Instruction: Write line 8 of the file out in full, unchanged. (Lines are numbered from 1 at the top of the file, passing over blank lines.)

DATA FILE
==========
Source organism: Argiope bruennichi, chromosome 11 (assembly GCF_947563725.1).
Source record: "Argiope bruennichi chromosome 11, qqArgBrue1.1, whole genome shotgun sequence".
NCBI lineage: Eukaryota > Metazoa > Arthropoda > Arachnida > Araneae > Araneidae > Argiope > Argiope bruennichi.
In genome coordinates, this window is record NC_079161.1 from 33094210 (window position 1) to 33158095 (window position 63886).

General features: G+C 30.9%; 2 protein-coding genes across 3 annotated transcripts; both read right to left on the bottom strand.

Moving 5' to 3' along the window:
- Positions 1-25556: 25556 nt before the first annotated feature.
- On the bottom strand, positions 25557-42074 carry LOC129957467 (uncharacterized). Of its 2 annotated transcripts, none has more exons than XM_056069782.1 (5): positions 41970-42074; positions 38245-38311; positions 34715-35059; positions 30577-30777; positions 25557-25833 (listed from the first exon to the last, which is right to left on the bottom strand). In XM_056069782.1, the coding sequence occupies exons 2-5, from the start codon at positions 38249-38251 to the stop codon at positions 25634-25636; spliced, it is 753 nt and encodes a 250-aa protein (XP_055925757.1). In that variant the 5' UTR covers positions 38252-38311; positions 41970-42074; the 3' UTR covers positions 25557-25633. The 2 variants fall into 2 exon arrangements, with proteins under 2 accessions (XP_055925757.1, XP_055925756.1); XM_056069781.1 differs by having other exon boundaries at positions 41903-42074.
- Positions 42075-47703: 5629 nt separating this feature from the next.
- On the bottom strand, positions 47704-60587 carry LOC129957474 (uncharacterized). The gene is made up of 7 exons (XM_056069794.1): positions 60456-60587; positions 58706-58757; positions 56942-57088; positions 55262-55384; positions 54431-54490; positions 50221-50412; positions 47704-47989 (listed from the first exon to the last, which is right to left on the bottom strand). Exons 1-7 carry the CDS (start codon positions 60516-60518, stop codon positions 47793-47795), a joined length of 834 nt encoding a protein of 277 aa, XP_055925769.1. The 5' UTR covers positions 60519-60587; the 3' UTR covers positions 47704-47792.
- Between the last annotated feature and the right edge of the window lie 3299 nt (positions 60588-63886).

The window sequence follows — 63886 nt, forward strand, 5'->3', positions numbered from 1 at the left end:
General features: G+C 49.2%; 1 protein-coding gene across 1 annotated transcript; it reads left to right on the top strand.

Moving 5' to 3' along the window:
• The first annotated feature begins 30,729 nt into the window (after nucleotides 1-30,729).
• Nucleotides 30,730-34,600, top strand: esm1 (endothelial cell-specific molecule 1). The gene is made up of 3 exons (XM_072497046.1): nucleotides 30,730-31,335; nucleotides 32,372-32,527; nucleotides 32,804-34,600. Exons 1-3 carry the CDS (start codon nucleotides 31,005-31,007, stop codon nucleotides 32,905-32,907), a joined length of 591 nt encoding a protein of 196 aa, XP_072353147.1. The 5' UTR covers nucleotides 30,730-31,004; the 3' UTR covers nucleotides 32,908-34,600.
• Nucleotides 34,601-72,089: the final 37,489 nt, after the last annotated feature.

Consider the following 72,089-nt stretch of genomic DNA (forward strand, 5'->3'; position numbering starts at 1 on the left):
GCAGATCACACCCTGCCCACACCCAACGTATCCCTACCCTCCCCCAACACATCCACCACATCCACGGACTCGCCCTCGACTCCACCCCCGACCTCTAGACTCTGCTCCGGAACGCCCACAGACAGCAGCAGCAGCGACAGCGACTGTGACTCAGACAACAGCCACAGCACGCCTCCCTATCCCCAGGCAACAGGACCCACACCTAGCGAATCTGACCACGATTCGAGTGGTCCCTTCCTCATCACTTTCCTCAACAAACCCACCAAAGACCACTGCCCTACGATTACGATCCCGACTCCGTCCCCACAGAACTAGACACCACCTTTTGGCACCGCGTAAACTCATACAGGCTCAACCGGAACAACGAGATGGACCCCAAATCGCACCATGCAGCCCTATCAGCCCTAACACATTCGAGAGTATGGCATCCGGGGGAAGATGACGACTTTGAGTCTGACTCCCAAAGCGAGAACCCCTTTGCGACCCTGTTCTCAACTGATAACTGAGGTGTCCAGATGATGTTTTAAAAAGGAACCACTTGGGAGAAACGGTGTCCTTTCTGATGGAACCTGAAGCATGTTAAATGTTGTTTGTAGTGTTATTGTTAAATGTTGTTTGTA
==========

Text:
- On the bottom strand, positions 25557-42074 carry LOC129957467 (uncharacterized). Of its 2 annotated transcripts, none has more exons than XM_056069782.1 (5): positions 41970-42074; positions 38245-38311; positions 34715-35059; positions 30577-30777; positions 25557-25833 (listed from the first exon to the last, which is right to left on the bottom strand). In XM_056069782.1, the coding sequence occupies exons 2-5, from the start codon at positions 38249-38251 to the stop codon at positions 25634-25636; spliced, it is 753 nt and encodes a 250-aa protein (XP_055925757.1). In that variant the 5' UTR covers positions 38252-38311; positions 41970-42074; the 3' UTR covers positions 25557-25633. The 2 variants fall into 2 exon arrangements, with proteins under 2 accessions (XP_055925757.1, XP_055925756.1); XM_056069781.1 differs by having other exon boundaries at positions 41903-42074.